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If a Pirate I Must Be...: The True Story of "Black Bart," King of the Caribbean Pirates [Paperback]

Richard Sanders
5.0 out of 5 stars  See all reviews (1 customer review)
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Book Description

June 2009
He drank tea instead of rum. He banned women and gambling on his ships. He never made his prisoners walk the plank, instead inviting them into his cabin for a friendly chat. And during the course of his extraordinary two-and-a-half-year career as a pirate captain, he captured four hundred prizes and brought trade in the eastern Caribbean to a standstill. In If a Pirate I Must Be..., Richard Sanders tells the larger-than-life story of Bartholomew Roberts, aka Black Bart. Born in a rural town, Roberts rose from third mate on a slave ship to pirate captain in a matter of months. Before long, his combination of audaciousness and cunning won him fame and fortune from the fisheries of Newfoundland to the slave ports of West Africa. Sanders brings to life a fascinating world of theater and ritual, where men (a third of whom were black) lived a close-knit, egalitarian life, democratically electing their officers and sharing their spoils. They were highly (if surreptitiously) popular with many merchants, with whom they struck incredibly lucrative deals. Yet with a fierce team of Royal Navy pirate hunters tracking his every move, Roberts' heyday would prove a brief one, and with his capture, the Golden Age of pirates would pass into the lore and legend of books and movies. Based on historical records, journals and letters from pirates under Roberts' command, and on writings by Roberts himself, If a Pirate I Must Be... is the true story of the greatest pirate ever to sail the Caribbean.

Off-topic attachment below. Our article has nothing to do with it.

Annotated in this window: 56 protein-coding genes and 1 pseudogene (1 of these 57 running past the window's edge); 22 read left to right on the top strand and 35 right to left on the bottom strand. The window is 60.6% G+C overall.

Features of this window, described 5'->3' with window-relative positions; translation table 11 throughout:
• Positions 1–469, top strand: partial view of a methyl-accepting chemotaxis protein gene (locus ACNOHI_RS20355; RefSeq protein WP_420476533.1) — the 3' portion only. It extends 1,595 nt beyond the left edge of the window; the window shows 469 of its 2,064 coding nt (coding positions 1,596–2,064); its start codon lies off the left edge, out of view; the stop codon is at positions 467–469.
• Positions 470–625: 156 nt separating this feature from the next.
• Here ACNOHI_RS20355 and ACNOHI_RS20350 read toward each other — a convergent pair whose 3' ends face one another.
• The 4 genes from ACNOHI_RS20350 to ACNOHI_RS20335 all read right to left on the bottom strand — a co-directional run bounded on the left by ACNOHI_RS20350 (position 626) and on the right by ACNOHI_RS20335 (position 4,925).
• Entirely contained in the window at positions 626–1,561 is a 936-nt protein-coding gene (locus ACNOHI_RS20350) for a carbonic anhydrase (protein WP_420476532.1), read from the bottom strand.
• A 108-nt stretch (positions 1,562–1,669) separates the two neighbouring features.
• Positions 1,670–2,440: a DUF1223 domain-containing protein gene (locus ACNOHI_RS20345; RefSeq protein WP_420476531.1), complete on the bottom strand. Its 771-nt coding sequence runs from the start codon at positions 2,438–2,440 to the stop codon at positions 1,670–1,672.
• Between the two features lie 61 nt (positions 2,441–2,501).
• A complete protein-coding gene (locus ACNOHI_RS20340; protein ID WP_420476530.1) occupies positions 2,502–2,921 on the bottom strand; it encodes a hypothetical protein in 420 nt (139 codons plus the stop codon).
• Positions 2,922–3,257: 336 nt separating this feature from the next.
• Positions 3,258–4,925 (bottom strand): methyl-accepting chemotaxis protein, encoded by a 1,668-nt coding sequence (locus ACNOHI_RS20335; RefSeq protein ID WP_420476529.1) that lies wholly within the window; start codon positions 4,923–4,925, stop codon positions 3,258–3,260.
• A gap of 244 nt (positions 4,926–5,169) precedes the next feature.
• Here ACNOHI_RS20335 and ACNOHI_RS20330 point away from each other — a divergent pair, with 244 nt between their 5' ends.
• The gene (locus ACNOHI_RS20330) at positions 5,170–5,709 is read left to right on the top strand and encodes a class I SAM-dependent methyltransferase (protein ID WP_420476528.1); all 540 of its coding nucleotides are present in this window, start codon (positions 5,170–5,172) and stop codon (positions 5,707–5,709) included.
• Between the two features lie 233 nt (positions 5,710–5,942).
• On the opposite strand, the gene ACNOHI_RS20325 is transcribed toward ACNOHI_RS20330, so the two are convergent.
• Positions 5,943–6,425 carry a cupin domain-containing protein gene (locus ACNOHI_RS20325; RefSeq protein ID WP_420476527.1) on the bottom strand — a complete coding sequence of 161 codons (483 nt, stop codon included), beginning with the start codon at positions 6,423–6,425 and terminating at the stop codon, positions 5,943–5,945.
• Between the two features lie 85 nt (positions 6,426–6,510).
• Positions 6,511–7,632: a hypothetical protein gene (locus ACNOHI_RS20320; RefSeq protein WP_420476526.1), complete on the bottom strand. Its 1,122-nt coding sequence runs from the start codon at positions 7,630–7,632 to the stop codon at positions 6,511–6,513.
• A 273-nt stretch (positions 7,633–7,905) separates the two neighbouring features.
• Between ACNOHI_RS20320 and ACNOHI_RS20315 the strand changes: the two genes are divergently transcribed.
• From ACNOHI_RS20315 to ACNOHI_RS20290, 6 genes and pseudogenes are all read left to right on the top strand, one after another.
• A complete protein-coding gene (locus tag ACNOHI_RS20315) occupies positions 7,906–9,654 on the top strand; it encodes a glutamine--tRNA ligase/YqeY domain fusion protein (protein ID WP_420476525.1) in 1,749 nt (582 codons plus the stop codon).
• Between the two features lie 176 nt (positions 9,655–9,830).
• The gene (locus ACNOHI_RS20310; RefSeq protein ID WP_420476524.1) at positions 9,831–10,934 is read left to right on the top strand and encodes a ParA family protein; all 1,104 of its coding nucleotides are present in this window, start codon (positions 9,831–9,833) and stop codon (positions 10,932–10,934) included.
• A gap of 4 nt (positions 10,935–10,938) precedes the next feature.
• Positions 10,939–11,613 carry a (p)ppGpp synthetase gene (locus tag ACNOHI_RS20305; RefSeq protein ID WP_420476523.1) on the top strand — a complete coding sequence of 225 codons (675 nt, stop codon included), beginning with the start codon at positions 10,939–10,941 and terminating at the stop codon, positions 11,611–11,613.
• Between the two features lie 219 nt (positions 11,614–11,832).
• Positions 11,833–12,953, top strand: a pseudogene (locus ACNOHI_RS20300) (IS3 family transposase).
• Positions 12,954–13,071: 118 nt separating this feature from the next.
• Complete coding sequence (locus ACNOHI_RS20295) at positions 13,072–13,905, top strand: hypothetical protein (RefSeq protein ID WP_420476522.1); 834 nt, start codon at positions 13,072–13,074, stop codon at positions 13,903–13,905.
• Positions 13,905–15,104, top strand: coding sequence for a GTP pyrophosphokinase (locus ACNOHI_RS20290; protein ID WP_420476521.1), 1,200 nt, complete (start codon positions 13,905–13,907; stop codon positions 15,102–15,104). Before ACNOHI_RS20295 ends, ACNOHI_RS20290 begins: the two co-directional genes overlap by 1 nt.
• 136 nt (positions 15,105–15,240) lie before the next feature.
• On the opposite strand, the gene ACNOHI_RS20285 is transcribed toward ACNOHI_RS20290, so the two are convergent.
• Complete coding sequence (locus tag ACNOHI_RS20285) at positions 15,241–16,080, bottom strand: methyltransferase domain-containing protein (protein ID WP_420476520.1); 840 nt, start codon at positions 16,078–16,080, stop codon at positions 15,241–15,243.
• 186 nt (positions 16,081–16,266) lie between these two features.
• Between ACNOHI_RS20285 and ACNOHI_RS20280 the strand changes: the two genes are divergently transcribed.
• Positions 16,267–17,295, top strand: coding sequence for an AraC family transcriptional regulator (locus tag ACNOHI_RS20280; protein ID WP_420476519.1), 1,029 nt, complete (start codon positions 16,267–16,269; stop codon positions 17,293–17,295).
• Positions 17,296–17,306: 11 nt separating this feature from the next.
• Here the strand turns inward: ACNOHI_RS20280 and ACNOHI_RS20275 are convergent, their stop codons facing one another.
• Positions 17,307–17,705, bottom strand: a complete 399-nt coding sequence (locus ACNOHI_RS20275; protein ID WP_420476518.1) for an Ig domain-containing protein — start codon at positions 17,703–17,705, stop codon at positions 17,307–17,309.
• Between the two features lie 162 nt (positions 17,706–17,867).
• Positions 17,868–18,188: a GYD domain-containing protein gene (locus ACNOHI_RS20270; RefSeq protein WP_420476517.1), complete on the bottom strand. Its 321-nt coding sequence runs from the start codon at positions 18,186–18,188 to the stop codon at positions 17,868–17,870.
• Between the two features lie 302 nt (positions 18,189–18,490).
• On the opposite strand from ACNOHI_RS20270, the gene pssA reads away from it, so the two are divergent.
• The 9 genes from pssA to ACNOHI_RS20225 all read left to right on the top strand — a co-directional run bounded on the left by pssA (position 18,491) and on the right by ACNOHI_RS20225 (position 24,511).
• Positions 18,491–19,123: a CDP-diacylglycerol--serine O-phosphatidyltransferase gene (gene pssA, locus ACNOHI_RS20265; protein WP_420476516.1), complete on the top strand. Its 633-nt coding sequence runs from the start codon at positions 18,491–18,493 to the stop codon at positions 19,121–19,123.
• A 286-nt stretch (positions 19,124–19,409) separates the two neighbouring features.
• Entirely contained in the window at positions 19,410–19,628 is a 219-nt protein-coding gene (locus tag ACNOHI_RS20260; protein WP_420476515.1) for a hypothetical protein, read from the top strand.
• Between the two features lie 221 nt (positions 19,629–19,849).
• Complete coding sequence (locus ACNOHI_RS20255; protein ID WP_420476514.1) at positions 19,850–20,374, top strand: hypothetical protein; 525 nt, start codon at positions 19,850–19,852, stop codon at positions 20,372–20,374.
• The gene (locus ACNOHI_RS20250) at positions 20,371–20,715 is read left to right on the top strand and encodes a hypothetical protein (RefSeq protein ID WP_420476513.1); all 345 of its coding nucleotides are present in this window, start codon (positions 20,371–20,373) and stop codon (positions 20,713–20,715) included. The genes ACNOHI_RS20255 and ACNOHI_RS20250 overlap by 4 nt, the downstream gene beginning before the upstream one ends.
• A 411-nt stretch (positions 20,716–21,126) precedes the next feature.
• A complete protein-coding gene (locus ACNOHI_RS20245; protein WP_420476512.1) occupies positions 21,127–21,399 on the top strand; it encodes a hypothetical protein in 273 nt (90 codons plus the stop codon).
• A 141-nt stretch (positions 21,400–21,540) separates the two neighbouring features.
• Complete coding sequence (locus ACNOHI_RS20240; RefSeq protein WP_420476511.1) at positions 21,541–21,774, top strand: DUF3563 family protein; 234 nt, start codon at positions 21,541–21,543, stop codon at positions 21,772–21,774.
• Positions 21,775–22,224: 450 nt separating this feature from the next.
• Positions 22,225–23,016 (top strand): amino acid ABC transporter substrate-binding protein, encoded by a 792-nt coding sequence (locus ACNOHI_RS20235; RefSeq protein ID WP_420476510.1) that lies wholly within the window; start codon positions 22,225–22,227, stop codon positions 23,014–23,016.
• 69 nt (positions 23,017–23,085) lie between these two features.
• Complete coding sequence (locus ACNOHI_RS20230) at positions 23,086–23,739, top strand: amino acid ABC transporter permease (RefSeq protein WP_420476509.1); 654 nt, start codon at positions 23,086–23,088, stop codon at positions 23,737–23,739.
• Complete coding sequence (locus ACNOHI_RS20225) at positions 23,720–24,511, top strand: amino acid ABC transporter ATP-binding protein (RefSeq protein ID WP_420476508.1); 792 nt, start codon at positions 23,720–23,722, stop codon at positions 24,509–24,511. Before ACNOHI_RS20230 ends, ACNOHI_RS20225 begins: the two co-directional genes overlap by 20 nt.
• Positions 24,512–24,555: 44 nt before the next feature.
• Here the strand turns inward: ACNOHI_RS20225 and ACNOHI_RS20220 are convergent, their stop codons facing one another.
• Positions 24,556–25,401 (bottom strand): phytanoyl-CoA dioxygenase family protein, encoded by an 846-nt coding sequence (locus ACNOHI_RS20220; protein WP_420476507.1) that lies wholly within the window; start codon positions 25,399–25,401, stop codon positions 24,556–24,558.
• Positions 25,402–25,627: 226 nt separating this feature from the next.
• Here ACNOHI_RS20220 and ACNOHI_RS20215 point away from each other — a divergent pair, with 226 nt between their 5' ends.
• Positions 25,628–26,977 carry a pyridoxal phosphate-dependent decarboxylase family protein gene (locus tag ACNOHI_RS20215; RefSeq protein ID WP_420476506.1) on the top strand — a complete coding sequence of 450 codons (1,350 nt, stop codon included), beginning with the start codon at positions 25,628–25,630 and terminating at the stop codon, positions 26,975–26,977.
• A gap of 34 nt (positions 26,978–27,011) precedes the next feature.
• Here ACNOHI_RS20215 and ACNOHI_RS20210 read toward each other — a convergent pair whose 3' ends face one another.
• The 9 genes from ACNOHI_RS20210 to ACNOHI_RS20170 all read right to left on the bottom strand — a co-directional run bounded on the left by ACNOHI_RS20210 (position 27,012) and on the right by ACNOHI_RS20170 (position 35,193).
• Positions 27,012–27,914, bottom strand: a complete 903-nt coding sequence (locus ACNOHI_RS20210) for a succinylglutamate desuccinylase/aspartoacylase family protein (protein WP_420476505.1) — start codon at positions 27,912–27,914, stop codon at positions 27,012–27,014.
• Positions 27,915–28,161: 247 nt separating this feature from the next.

--This text refers to the Hardcover edition.

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5.0 out of 5 stars ARRRRRGH! Aug. 25 2010
Format:Paperback
My wife got me this for Christmas one year and I finally had time to read it the following Christmas...and it was one of the most entertaining reads of that year. Hollywood plays up Pirates with 20% fact and 80% fiction, but this book is the total opposite; 90% fact and 10% factually based reconstruction. This is a book for people who want an actual 'serious' book on historic pirates (i.e. Black Bart, the most sucessful pirate of all time) and includes a great bibliography for further reading about real, historic pirates.

Sanders is a great writer; I thoroughly enjoyed his style and found that it was an easy read without being simplistic or dry. He describes the various characters vividly and incorporates a quick pace to make it through much of what could be 'dry' history without becoming boring. I read through the book in two easy days and it was an amazingly engaging read.

If you are interested in pirates (and who doesn't have a LITTLE curiosity about them) and want to learn something about historic pirates (as opposed to read something fictional), this book is a great springboard into the rich and flamboyant history of the golden age of piracy. It's thorough enough for anyone who is doing historic research and entertaining enough for a casual reader who's only satisfying curiosity. Highly recommended!